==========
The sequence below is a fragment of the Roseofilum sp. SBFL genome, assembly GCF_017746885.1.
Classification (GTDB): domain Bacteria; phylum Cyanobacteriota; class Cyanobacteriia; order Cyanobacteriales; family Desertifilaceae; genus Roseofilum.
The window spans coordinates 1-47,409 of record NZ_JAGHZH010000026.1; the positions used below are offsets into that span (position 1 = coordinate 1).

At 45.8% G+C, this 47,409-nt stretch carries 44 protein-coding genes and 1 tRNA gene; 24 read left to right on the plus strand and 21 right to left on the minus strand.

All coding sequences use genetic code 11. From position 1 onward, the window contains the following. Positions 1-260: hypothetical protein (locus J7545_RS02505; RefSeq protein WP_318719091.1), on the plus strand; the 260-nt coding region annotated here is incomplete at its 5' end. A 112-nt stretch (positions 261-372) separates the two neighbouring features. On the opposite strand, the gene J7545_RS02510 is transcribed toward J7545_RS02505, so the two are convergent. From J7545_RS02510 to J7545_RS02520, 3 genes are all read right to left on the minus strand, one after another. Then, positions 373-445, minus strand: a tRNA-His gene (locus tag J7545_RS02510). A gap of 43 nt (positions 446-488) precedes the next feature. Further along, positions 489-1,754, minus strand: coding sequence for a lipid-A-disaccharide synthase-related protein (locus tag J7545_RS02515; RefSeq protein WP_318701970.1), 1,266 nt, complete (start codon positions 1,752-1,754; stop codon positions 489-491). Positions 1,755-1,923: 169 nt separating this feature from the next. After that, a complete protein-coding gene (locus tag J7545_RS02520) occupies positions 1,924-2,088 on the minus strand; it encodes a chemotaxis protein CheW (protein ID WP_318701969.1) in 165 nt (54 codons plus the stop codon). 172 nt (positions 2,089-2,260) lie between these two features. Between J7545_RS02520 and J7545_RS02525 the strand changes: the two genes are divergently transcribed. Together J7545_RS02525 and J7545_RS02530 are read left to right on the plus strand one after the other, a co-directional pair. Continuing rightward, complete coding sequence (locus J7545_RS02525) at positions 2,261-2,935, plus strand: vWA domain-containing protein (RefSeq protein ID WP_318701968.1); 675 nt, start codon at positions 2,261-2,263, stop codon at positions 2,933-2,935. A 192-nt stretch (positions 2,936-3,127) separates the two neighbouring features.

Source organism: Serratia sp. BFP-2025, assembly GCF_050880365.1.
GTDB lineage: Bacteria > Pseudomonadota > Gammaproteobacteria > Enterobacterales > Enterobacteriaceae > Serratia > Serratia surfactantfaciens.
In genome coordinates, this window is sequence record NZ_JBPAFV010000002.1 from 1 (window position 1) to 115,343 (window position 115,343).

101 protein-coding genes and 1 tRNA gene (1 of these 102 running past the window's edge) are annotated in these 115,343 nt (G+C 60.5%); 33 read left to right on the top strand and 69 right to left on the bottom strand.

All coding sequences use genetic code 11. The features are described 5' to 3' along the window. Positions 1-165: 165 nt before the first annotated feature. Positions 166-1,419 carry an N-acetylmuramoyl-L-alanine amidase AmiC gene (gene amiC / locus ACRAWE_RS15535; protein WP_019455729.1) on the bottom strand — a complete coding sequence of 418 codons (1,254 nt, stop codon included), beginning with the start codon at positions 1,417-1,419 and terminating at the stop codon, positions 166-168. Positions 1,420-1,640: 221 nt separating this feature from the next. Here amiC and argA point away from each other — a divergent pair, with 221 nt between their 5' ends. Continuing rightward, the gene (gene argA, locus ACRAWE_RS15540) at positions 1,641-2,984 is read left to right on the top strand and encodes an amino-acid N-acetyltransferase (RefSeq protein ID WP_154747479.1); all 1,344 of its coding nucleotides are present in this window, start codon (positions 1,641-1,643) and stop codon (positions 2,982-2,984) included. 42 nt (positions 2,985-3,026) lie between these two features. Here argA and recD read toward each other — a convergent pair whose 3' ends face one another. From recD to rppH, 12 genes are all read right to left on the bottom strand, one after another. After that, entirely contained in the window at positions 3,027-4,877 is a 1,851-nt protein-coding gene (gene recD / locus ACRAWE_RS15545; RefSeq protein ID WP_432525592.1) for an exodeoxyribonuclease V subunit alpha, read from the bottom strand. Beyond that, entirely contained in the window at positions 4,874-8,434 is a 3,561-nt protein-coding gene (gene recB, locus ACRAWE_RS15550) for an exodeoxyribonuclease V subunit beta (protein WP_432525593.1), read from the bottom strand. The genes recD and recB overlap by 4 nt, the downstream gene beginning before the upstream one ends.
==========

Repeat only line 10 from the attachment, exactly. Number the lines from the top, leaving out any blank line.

All coding sequences use genetic code 11. The features are described 5' to 3' along the window. Positions 1-165: 165 nt before the first annotated feature. Positions 166-1,419 carry an N-acetylmuramoyl-L-alanine amidase AmiC gene (gene amiC / locus ACRAWE_RS15535; protein WP_019455729.1) on the bottom strand — a complete coding sequence of 418 codons (1,254 nt, stop codon included), beginning with the start codon at positions 1,417-1,419 and terminating at the stop codon, positions 166-168. Positions 1,420-1,640: 221 nt separating this feature from the next. Here amiC and argA point away from each other — a divergent pair, with 221 nt between their 5' ends. Continuing rightward, the gene (gene argA, locus ACRAWE_RS15540) at positions 1,641-2,984 is read left to right on the top strand and encodes an amino-acid N-acetyltransferase (RefSeq protein ID WP_154747479.1); all 1,344 of its coding nucleotides are present in this window, start codon (positions 1,641-1,643) and stop codon (positions 2,982-2,984) included. 42 nt (positions 2,985-3,026) lie between these two features. Here argA and recD read toward each other — a convergent pair whose 3' ends face one another. From recD to rppH, 12 genes are all read right to left on the bottom strand, one after another. After that, entirely contained in the window at positions 3,027-4,877 is a 1,851-nt protein-coding gene (gene recD / locus ACRAWE_RS15545; RefSeq protein ID WP_432525592.1) for an exodeoxyribonuclease V subunit alpha, read from the bottom strand. Beyond that, entirely contained in the window at positions 4,874-8,434 is a 3,561-nt protein-coding gene (gene recB, locus ACRAWE_RS15550) for an exodeoxyribonuclease V subunit beta (protein WP_432525593.1), read from the bottom strand. The genes recD and recB overlap by 4 nt, the downstream gene beginning before the upstream one ends.